The Civic Federation, in its “State of Illinois Constitutional Convention Fiscal Issues” (April 2008), provides an overview of some state and local fiscal issues that could be considered by a constitutional convention, and some possible reforms. Proposals, which do not necessarily reflect the positions of the Civic Federation, include imposing a legislative supermajority requirement for budget approval; limiting tax and spending increases; changing the state income tax structure; and eliminating the constitutional guarantee for public pensions.
In “Con-Con revisited,” a November 2007 article in Illinois Issues (online edition), Pat Guinane discusses whether the current political climate is suitable for writing a new constitution. He describes interest groups’ opinions on whether a convention is needed.
In an Illinois Issues (online edition) article from December 2007, “Wayne Whalen on Con-Con,” Bethany Jaeger posts the results of her interview with Wayne Whalen on his thoughts about the differences between conditions before the 1970 convention, and current conditions. He answered questions about what issues he would expect to be top issues if voters approve a convention.
Illinois Constitutional Revision Experts
Samuel K. Gove
Institute of Government and Public Affairs
University of Illinois
1007 W. Nevada Street
Urbana, Illinois 61801
Samuel K. Gove is director emeritus of IGPA. He is also professor emeritus in the Department of Political Science at the University of Illinois at Urbana-Champaign. He has been active in constitutional revision efforts in Illinois, including helping to plan and hold the 1970 constitutional convention, and serving on the Committee of 50 to Re-examine the Illinois Constitution in 1987.
The John Marshall Law School
315 South Plymouth Court
Chicago, Illinois 60604
Ann Lousin is a professor at the John Marshall Law School. She was a research assistant to the 1970 constitutional convention, where she helped in drafting the 1970 Illinois Constitution. She has lectured and written on the Illinois Constitution and the question whether a constitutional convention should be held. She is also the author of the bibliography in Part V.
Dawn Clark Netsch
Northwestern University School of Law
357 East Chicago Avenue
Chicago, Illinois 60601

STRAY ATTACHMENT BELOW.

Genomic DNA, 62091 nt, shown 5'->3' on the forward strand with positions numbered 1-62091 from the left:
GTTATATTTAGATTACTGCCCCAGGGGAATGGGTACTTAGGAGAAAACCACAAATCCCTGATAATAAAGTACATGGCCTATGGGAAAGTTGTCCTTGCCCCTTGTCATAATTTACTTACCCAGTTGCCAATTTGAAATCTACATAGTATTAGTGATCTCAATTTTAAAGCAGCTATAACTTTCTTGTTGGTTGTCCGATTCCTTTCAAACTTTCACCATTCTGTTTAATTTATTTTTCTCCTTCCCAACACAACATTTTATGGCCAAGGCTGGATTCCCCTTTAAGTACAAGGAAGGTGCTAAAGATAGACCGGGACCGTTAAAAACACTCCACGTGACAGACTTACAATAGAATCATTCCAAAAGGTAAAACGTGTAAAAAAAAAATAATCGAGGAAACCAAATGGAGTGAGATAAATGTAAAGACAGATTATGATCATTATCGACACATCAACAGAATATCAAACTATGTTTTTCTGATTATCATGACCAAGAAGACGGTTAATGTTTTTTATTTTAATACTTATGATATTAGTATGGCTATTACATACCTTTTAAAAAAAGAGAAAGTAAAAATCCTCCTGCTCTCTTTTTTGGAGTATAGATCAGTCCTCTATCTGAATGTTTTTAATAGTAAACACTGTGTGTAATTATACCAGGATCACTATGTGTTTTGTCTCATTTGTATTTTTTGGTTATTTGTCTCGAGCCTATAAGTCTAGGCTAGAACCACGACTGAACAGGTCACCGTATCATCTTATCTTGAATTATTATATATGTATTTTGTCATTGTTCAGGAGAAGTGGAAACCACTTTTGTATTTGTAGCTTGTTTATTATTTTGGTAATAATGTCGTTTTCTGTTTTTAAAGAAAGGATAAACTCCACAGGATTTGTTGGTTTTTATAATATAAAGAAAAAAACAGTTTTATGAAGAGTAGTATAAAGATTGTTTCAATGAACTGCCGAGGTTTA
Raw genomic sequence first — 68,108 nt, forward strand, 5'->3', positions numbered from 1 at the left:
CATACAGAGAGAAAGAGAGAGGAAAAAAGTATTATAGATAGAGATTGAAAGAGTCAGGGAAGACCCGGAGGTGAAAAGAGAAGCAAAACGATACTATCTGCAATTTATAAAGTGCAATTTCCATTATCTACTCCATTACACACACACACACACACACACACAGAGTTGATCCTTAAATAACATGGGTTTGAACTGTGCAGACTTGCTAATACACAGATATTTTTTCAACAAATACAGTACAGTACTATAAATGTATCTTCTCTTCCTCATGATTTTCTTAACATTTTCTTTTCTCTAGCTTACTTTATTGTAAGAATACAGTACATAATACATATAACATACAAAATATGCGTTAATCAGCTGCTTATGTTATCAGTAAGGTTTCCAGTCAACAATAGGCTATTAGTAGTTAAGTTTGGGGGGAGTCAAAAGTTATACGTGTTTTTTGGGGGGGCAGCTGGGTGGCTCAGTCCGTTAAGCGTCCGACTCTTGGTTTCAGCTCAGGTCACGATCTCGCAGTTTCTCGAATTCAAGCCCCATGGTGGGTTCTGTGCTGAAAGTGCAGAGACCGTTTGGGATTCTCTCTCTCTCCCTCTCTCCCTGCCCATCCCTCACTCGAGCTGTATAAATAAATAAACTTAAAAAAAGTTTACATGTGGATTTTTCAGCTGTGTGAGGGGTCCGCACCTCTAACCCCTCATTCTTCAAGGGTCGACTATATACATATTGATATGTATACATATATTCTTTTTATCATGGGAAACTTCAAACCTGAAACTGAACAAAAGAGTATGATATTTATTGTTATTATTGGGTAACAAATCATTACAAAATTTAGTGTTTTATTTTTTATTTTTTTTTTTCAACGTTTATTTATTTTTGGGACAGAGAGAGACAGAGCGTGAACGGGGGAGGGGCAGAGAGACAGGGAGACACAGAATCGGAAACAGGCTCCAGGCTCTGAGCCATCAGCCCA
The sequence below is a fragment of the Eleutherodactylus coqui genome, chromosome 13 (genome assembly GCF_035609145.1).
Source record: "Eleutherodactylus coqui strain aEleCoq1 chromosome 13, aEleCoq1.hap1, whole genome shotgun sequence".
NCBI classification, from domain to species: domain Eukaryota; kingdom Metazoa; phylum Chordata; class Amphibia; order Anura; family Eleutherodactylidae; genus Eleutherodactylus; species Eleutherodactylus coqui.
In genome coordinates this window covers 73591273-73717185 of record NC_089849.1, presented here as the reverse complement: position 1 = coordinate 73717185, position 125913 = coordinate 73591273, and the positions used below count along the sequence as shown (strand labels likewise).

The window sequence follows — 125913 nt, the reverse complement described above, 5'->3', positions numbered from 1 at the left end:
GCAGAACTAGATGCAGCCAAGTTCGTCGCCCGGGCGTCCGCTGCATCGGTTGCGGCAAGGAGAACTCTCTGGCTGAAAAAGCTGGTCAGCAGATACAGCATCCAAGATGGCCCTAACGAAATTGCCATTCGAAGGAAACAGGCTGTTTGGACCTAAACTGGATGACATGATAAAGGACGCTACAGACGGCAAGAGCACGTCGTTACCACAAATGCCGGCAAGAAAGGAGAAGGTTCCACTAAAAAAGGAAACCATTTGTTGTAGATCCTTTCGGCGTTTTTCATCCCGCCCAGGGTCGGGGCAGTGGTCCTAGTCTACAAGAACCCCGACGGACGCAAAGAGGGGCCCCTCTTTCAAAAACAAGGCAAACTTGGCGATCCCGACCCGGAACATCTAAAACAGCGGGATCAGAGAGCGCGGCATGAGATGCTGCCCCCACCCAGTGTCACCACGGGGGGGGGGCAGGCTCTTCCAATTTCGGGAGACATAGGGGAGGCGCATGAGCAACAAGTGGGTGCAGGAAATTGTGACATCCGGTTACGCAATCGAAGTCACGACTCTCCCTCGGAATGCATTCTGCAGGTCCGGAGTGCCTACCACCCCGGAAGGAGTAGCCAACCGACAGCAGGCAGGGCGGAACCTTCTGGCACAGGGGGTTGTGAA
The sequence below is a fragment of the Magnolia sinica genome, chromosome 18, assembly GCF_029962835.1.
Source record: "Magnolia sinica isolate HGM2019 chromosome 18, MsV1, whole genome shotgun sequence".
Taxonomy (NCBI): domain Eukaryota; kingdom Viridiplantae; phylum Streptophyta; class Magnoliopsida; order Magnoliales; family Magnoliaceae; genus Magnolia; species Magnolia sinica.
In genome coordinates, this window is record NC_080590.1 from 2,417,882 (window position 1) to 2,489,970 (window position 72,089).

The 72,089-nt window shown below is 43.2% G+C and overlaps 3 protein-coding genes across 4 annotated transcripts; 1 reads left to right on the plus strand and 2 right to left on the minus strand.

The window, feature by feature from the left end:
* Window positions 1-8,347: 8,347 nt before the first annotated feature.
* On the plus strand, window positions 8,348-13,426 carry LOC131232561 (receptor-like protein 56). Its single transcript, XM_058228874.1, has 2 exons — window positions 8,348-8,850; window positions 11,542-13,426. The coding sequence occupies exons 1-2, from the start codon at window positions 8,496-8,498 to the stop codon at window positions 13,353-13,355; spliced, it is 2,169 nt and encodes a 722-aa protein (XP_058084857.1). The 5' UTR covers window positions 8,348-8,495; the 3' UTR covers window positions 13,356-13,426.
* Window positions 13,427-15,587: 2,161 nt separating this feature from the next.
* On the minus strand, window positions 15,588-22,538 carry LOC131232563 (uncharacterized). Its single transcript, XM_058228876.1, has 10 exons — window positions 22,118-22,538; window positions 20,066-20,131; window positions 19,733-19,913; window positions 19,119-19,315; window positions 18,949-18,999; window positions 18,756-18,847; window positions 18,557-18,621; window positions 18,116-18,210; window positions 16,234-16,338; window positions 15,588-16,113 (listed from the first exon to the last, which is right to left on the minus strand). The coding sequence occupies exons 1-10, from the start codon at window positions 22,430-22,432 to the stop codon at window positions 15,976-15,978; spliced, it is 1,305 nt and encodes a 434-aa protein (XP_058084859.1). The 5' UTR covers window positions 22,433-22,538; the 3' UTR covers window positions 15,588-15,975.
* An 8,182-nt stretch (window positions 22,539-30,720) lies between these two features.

(312) 503-8535 (phone)
(312) 503-2035 (fax)
Dawn Clark Netsch is a professor emeritus of law at Northwestern University. She served as a delegate to the 1970 constitutional convention, was elected to the Illinois Senate in 1973, and was State Comptroller from 1991 to 1995.
James D. Nowlan
Institute of Government and Public Affairs
1007 W. Nevada
Urbana, Illinois 61801
Professor Nowlan is a senior fellow at IGPA and an adjunct professor of public policy at Knox College. He was a state legislator during the time of the 1970 constitutional convention, and served on the House Constitutional Implementation Committee after the convention.
Professor of Political Science
University of Illinois at Springfield
PAC 484, UIS
One University Plaza
Springfield, IL 62703 (217) 206-6572
Dr. Redfield is a professor of Political Studies at the University of Illinois at Springfield, and serves as the interim director for the Institute for Legislative Studies—part of the Center for State Policy and Leadership at UIS. He is co-author of Lawmaking in Illinois and a contributor to the Almanac of Illinois Politics. He has presented the results of his research on campaign finance and political ethics in numerous reports and articles, and two books.
Wayne W. Whalen
Skadden, Arps, Slate, Meagher & Flom, LLP
333 West Wacker, Room 2100
Chicago, Illinois 60606
Mr. Whalen is a lawyer in Chicago, where he is involved in corporate, financial, and business practice. He was a delegate to the 1970 constitutional convention, and chaired its Committee on Style, Drafting and Submission. He was also appointed by the Illinois Supreme Court to its Blue Ribbon Committee to review and recommend revision of the Court’s procedures for supervising and disciplining Illinois lawyers.
Part IV—Other States
State Constitutional Revision in Recent Decades
This LRU Research Response describes commissions and other groups that have studied and made recommendations on constitutional revision, and the outcomes of constitutional revision efforts in Illinois and other states. It gives special attention to the 14 states that have automatic referenda on holding constitutional conventions.
Legislative Research Unit, “State Constitutional Revision in Recent Decades” (File 11-071, April 17, 2008).
This bibliography contains selected citations from Professor Ann Lousin’s original bibliography, “The 1970 Illinois Constitution: The First Two Decades,” which was published in the Northern Illinois University Law Review, vol. 8, p. 845 (spring 1988). Provided with permission. These citations include books, articles, and Attorney General’s Opinions related to the 1968 call for a constitutional convention.
One particularly useful reference is George D. Braden and Ruben G. Cohn, The Illinois Constitution: An Annotated and Comparative Analysis (University of Illinois Institute of Government and Public Affairs, 1969), which provided an analysis of each section of the 1870 Constitution to help delegates to the 1970 convention draft a new Constitution.
1988 Election Cycle--News
- Constitutional Developments in Illinois by Samuel K. Gove (15 pp.);
- “The Bill of Rights of the 1970 Constitution” by John M. Garvey (7 pp.);
- “The Suffrage, Elections and Constitutional Revision Articles” by John Jackson (11 pp.);
- “The Executive Article” by William R. Monat (14 pp.);
- “The Legislative Article” by Jack R. Van Der Slik (11 pp.);
- “The Judicial Article” by Nancy Ford (12 pp.);
- “The Local Government Article” by James M. Banovetz and Ann Elder (13 pp.);
- “The Public Finance Article” by J. Fred Giertz (9 pp.);